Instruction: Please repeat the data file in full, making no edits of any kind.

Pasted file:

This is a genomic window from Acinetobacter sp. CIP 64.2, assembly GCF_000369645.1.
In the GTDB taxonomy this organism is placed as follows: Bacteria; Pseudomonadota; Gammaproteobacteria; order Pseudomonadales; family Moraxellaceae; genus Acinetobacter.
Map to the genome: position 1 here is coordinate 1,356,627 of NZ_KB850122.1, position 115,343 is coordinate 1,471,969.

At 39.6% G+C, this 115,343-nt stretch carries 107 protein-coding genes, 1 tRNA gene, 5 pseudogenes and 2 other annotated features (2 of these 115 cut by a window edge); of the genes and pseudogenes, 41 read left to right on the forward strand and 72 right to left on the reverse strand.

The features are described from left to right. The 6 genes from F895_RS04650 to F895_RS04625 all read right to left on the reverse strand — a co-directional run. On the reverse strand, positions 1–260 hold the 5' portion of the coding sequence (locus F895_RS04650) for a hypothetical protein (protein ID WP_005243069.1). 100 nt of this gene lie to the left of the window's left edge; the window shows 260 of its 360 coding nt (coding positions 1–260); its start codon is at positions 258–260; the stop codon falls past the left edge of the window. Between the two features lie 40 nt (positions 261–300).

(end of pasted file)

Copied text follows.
This is a genomic window from Acinetobacter sp. CIP 64.2, assembly GCF_000369645.1.
In the GTDB taxonomy this organism is placed as follows: Bacteria; Pseudomonadota; Gammaproteobacteria; order Pseudomonadales; family Moraxellaceae; genus Acinetobacter.
Map to the genome: position 1 here is coordinate 1,356,627 of NZ_KB850122.1, position 115,343 is coordinate 1,471,969.

At 39.6% G+C, this 115,343-nt stretch carries 107 protein-coding genes, 1 tRNA gene, 5 pseudogenes and 2 other annotated features (2 of these 115 cut by a window edge); of the genes and pseudogenes, 41 read left to right on the forward strand and 72 right to left on the reverse strand.

The features are described from left to right. The 6 genes from F895_RS04650 to F895_RS04625 all read right to left on the reverse strand — a co-directional run. On the reverse strand, positions 1–260 hold the 5' portion of the coding sequence (locus F895_RS04650) for a hypothetical protein (protein ID WP_005243069.1). 100 nt of this gene lie to the left of the window's left edge; the window shows 260 of its 360 coding nt (coding positions 1–260); its start codon is at positions 258–260; the stop codon falls past the left edge of the window. Between the two features lie 40 nt (positions 261–300).